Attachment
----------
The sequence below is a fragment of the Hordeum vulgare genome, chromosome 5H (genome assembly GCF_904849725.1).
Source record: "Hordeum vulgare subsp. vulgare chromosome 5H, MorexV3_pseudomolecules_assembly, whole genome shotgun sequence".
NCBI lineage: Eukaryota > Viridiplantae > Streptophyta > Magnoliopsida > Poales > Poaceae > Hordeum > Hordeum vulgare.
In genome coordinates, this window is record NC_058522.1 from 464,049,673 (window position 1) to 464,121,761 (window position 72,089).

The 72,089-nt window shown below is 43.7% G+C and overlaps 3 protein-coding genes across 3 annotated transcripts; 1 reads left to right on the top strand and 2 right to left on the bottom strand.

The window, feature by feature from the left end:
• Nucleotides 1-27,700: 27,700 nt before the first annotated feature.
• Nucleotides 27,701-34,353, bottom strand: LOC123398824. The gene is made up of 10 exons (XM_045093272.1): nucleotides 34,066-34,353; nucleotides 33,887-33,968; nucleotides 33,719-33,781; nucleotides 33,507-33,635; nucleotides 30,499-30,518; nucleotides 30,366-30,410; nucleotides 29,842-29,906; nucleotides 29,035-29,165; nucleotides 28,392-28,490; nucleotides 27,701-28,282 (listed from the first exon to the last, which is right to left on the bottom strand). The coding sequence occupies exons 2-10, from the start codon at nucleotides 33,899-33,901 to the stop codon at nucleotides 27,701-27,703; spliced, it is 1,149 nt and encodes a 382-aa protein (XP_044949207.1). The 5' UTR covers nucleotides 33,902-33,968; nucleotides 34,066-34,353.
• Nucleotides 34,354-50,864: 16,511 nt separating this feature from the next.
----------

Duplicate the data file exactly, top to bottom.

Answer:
The sequence below is a fragment of the Hordeum vulgare genome, chromosome 5H (genome assembly GCF_904849725.1).
Source record: "Hordeum vulgare subsp. vulgare chromosome 5H, MorexV3_pseudomolecules_assembly, whole genome shotgun sequence".
NCBI lineage: Eukaryota > Viridiplantae > Streptophyta > Magnoliopsida > Poales > Poaceae > Hordeum > Hordeum vulgare.
In genome coordinates, this window is record NC_058522.1 from 464,049,673 (window position 1) to 464,121,761 (window position 72,089).

The 72,089-nt window shown below is 43.7% G+C and overlaps 3 protein-coding genes across 3 annotated transcripts; 1 reads left to right on the top strand and 2 right to left on the bottom strand.

The window, feature by feature from the left end:
• Nucleotides 1-27,700: 27,700 nt before the first annotated feature.
• Nucleotides 27,701-34,353, bottom strand: LOC123398824. The gene is made up of 10 exons (XM_045093272.1): nucleotides 34,066-34,353; nucleotides 33,887-33,968; nucleotides 33,719-33,781; nucleotides 33,507-33,635; nucleotides 30,499-30,518; nucleotides 30,366-30,410; nucleotides 29,842-29,906; nucleotides 29,035-29,165; nucleotides 28,392-28,490; nucleotides 27,701-28,282 (listed from the first exon to the last, which is right to left on the bottom strand). The coding sequence occupies exons 2-10, from the start codon at nucleotides 33,899-33,901 to the stop codon at nucleotides 27,701-27,703; spliced, it is 1,149 nt and encodes a 382-aa protein (XP_044949207.1). The 5' UTR covers nucleotides 33,902-33,968; nucleotides 34,066-34,353.
• Nucleotides 34,354-50,864: 16,511 nt separating this feature from the next.